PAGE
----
FACT CHECK: Does This Image Show The Aftermath Of The Explosion At Kabul Airport?

Brad Sylvester | Fact Check Editor

An image shared on Facebook purportedly shows bloodied water from the aftermath of the recent suicide bombing attack in Kabul, Afghanistan.

Verdict: False

The photo shows a 2017 demonstration in Kabul, Afghanistan, not the aftermath of the recent explosion.

Fact Check:

An Aug. 26 explosion outside Hamid Karzai International Airport in Kabul, Afghanistan, killed at least 169 Afghans and 13 U.S. service members, according to USA Today. The militant group Islamic State Khorasan (ISIS-K), an Islamic State affiliate in Afghanistan, claimed responsibility for the explosion, ABC News reported.

The Facebook image shows what appears to be a bloody body of water with sneakers in it. “Kabul Afghanistan,” reads the image’s caption. “Bloody water of innocent afghan civilian in evacuations to US. unfortunately they died in several suicide attack by ISIS.” (RELATED: Tweet Claims To Show ‘Live Picture’ Of The Aug. 26 Kabul Airport Attack)

The photo, however, is unrelated to the recent explosion in Kabul. Through a reverse image search, Check Your Fact found the image included in a blog post titled “Bloody sea; People are dying,” which explained that a political group in Afghanistan turned the Kabul river red in protest of the increase in civilian casualties from armed conflict in the country.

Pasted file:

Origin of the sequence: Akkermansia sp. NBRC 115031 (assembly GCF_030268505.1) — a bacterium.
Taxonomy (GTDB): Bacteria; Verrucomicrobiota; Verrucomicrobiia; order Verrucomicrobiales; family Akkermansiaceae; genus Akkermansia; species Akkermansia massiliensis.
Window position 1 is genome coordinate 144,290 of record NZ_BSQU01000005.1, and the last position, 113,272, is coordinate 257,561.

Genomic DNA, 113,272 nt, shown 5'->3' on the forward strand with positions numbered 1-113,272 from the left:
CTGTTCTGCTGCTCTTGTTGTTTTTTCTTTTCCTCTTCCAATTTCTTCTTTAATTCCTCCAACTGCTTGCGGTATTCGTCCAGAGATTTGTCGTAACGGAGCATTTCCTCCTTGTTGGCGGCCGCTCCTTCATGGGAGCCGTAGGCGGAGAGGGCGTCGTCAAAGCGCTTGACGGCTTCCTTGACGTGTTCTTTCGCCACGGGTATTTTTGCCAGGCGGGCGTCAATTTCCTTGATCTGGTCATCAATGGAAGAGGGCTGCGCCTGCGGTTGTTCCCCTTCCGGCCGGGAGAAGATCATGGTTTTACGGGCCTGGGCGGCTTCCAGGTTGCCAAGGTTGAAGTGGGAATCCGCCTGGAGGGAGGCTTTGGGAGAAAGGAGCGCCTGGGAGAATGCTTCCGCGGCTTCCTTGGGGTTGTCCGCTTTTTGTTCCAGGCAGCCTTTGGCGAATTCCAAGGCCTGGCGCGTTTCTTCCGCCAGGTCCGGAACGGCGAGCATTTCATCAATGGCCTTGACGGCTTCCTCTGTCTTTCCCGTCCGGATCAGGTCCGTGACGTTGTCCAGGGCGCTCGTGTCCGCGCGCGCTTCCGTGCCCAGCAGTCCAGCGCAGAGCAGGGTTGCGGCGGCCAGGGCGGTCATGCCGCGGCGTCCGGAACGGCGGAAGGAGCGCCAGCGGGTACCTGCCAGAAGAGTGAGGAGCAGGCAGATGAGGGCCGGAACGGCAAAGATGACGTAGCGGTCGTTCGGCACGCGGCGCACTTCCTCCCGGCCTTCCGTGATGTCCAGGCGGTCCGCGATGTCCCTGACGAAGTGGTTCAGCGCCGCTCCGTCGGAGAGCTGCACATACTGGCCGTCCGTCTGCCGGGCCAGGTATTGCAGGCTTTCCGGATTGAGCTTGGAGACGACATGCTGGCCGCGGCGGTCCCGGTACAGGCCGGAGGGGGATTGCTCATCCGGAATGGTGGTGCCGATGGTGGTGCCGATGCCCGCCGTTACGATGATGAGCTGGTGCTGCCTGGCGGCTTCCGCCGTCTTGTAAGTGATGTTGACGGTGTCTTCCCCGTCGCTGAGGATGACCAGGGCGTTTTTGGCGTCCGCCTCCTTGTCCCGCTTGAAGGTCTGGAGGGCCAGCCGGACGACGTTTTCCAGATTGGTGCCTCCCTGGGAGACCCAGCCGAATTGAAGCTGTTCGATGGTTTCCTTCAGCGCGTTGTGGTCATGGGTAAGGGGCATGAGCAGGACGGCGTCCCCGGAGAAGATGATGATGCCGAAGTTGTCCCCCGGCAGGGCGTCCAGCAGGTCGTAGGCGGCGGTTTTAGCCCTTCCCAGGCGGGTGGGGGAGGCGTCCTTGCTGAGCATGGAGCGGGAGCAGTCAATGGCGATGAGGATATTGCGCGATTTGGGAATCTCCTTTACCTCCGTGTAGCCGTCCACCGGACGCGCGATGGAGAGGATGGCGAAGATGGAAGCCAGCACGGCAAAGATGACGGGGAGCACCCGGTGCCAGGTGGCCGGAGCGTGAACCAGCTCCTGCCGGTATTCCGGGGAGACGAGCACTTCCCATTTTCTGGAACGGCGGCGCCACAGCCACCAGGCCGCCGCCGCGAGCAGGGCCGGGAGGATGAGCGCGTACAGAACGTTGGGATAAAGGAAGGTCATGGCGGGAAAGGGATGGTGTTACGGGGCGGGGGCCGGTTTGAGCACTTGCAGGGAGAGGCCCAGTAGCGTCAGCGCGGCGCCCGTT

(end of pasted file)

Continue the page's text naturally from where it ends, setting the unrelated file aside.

The river was dyed red by the political group Afghanistan 1400 in February 2017, over four years before the explosion in Kabul, according to Spanish newspaper La Vanguardia. Footage of the demonstration was posted on YouTube in February 2017 by the state-sponsored China Global Television Network.

Afghanistan 1400 is a “movement of young, well-educated Afghans who campaign for putting an end to the civil war in Afghanistan,” according to German news outlet Der Spiegel. A spokesperson for the group confirmed in a Facebook direct message to Check Your Fact that the image stemmed from the 2017 event and shows water turned red with dye, not blood.

“The photographer is someone named Eid Mohammad Rooish,” said the spokesperson. “This photo was first published by the daily Etilat e Roz.”

Brad Sylvester

Fact Check Editor
Follow Brad on Twitter Have a fact check suggestion? Send ideas to [email protected]